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A Guide to Federal Reserve Policymakers: Lawyers Rule!
- The Fed policymakers include 7 Fed governors and 12 regional bank presidents on the FOMC. When all the vacancies are filled, perhaps by year-end, this will be the first time since 2013 that all seven positions have been filled. If so, Trump will have added five new names to the Board (including the chair and the two vice chairs) in less than two years. This is fast, as a president usually appoints about one per year.
- For the first time in 40 years, lawyers are in charge, with both the chairman and one of the vice chairmen with legal degrees. The influence of the 250-PhD-level economists on staff is still important but will be less influential than when PhD economists were calling the shots.
- With so many new and relatively inexperienced members, the chances for policy surprises and mistakes are high. That is why investors were pleased with the unexpectedly “safe” choices of Trump.
- Powell is already making his mark at the Fed, with clearer and shorter policy statements. He plans on holding press conferences after every meeting next year, making each meeting “live” for policy changes. It does not appear that the Powell-led Board will be overly influenced by the more hawkish staff who believe their models that suggest a lot more inflation is around the corner. Powell realizes that Greenspan’s greatest achievement at the FOMC was not sharing the staff’s inflation anxieties in the mid-1990s. Powell also knows the next danger signs may come more from the financial markets than from wage and price inflation.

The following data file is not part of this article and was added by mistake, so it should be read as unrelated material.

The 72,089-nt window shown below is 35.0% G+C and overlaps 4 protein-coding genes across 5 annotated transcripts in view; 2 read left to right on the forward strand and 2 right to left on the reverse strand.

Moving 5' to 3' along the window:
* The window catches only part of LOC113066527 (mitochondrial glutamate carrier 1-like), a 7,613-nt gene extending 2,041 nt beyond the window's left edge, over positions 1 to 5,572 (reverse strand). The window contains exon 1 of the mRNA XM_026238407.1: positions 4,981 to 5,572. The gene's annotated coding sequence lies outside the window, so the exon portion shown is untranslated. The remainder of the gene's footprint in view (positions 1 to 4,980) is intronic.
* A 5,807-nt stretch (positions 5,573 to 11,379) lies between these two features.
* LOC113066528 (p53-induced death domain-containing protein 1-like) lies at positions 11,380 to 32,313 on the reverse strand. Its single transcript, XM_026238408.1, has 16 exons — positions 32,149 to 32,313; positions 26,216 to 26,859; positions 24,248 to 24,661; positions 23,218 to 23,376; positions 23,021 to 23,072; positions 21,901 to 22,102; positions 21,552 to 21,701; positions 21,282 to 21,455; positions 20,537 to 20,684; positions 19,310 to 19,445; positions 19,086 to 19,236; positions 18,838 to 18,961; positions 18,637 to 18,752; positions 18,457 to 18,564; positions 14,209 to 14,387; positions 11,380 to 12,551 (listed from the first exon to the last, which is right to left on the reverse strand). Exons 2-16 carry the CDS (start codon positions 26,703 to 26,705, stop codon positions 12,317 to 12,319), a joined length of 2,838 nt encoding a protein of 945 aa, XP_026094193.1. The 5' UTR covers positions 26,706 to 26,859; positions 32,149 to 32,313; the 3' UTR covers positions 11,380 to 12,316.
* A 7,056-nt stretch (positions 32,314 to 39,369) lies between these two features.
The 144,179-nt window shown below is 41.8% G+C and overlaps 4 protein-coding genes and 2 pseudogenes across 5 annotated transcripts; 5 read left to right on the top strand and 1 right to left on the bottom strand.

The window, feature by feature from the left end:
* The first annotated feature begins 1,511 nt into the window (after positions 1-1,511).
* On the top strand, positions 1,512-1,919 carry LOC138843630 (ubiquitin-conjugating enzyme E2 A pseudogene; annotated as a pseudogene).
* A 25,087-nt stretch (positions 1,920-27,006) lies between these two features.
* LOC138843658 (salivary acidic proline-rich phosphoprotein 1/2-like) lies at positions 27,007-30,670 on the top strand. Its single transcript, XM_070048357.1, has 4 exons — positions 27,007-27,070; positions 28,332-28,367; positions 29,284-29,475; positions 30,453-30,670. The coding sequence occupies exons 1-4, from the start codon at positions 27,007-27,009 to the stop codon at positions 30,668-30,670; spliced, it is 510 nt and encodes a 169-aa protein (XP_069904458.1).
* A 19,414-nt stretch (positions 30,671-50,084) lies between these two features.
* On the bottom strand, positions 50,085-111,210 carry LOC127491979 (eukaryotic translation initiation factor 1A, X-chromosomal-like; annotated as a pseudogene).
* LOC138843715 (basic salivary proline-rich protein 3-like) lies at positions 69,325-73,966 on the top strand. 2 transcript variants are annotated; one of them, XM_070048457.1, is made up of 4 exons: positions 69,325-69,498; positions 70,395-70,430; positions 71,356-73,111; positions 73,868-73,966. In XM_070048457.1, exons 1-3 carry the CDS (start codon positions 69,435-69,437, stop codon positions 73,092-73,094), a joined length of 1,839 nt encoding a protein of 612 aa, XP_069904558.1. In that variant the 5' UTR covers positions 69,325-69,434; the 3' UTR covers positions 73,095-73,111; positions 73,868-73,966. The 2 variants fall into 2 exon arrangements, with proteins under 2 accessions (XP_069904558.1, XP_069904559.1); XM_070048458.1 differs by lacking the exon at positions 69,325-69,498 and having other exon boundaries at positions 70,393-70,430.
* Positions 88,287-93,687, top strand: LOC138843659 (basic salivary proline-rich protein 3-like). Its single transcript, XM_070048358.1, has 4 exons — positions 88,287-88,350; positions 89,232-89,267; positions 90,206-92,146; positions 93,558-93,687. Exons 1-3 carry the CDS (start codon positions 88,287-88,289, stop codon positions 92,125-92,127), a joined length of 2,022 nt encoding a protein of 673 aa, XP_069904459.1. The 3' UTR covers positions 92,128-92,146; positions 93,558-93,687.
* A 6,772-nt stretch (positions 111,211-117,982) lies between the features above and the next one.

- Powell (together with Quarles) can be expected to provide a lighter regulatory touch but is unlikely to support major deregulation, as advocated by many in Congress and the White House.
- The 12 bank presidents tend to be more hawkish than Board members and have longer tenure on the FOMC. Still, seven presidents have served less than five years, while three have served 10 years or more.